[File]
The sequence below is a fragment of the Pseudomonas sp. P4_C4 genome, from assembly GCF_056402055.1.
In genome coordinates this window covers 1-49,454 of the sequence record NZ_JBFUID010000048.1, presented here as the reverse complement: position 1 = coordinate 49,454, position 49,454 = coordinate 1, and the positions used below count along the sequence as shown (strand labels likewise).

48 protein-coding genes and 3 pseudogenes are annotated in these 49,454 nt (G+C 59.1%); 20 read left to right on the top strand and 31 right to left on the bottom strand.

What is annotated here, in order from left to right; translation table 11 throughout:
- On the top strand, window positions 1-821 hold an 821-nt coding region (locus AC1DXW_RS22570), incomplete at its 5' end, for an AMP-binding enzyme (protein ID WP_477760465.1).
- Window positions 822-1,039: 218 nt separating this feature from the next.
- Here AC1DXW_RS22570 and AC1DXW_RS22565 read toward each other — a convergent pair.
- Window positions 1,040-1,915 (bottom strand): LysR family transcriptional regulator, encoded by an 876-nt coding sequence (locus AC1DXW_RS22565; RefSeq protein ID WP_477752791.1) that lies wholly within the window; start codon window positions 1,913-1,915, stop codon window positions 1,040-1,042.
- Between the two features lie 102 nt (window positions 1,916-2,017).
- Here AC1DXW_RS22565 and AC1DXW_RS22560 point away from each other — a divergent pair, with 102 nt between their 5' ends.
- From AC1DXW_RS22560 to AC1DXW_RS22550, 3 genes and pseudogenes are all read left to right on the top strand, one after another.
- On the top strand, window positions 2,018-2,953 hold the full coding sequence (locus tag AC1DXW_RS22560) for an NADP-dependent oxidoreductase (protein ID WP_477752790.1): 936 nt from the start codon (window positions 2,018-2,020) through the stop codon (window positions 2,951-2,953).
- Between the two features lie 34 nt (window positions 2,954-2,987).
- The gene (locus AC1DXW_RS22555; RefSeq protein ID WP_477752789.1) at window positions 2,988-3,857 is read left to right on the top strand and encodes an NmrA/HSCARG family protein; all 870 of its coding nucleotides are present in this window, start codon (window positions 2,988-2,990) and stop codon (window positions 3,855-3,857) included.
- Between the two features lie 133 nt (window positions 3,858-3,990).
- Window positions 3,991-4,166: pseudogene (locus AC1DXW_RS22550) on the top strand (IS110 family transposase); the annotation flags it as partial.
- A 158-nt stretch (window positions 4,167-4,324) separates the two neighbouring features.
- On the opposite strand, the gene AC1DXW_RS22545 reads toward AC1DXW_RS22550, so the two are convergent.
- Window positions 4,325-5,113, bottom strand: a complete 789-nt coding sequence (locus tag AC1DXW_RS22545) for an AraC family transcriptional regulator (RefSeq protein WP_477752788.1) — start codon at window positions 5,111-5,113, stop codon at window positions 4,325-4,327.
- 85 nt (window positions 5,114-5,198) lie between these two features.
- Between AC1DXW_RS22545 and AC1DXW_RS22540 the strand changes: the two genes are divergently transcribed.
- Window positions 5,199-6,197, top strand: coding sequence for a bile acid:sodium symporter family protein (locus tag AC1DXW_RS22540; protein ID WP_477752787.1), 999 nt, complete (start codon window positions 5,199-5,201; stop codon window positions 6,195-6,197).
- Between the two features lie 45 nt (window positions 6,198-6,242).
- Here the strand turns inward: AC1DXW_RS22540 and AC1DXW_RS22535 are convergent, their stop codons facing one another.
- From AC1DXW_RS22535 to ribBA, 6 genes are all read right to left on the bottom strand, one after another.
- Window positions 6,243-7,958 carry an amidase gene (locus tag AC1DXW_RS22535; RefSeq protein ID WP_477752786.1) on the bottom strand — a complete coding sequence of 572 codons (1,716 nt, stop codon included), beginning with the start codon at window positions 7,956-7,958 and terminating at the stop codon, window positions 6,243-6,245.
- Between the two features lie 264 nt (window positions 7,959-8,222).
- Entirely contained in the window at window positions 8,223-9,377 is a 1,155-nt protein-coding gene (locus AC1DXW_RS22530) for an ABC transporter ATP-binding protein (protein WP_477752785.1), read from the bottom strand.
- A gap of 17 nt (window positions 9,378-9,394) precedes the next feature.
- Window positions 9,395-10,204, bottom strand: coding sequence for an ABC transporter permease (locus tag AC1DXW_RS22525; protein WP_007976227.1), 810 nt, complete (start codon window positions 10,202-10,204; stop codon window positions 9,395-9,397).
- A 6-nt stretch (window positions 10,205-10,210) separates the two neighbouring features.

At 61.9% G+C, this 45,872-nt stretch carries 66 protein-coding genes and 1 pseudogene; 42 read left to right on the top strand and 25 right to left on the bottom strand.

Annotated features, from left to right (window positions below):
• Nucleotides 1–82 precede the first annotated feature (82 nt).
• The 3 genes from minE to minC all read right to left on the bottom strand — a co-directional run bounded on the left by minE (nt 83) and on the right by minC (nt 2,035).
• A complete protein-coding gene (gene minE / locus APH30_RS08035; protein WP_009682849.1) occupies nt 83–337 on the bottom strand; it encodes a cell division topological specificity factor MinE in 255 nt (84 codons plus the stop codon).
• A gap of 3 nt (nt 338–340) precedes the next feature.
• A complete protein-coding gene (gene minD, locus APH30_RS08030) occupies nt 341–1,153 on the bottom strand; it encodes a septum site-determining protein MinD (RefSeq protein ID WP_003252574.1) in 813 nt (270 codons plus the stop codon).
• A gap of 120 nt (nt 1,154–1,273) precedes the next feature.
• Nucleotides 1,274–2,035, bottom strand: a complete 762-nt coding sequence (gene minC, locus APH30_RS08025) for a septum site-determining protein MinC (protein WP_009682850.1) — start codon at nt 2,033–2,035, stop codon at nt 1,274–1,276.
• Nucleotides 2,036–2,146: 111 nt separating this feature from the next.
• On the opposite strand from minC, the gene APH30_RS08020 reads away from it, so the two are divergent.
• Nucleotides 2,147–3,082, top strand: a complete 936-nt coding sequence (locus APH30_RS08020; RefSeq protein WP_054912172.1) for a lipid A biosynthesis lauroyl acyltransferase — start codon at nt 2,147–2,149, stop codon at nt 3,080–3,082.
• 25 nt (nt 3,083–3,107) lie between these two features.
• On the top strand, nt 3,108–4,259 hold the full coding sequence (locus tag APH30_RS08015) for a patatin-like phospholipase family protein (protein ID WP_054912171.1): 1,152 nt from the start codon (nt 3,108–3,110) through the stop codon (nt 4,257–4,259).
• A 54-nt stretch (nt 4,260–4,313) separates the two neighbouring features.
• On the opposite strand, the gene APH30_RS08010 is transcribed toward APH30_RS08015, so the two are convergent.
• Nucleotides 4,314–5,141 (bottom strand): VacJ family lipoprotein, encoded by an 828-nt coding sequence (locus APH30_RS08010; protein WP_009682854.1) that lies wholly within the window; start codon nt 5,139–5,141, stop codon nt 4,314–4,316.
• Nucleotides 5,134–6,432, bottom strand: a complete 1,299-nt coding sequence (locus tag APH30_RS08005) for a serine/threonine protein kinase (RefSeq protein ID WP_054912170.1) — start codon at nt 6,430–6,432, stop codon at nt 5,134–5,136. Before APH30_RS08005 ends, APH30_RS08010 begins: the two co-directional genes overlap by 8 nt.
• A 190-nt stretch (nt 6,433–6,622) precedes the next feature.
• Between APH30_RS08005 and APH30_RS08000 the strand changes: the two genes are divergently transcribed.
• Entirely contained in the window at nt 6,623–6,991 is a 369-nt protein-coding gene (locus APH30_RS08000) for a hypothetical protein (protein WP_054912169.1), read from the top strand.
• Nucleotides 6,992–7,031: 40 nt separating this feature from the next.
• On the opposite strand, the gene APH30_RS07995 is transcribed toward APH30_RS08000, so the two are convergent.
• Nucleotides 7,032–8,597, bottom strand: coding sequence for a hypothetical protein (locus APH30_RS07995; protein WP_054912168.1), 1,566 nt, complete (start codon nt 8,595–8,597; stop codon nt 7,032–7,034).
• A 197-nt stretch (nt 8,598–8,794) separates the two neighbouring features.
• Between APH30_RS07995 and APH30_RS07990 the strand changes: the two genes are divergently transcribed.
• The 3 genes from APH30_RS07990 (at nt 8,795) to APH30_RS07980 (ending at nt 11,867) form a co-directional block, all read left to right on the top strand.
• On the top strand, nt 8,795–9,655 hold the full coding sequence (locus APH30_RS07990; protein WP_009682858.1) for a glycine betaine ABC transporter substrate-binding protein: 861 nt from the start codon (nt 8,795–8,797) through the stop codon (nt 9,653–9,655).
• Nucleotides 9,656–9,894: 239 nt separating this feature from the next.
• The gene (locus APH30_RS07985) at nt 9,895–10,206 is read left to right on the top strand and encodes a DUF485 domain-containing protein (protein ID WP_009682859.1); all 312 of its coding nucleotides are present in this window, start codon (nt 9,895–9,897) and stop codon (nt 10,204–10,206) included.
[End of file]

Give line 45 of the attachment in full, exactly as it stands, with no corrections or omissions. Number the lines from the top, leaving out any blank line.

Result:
• On the top strand, nt 3,108–4,259 hold the full coding sequence (locus tag APH30_RS08015) for a patatin-like phospholipase family protein (protein ID WP_054912171.1): 1,152 nt from the start codon (nt 3,108–3,110) through the stop codon (nt 4,257–4,259).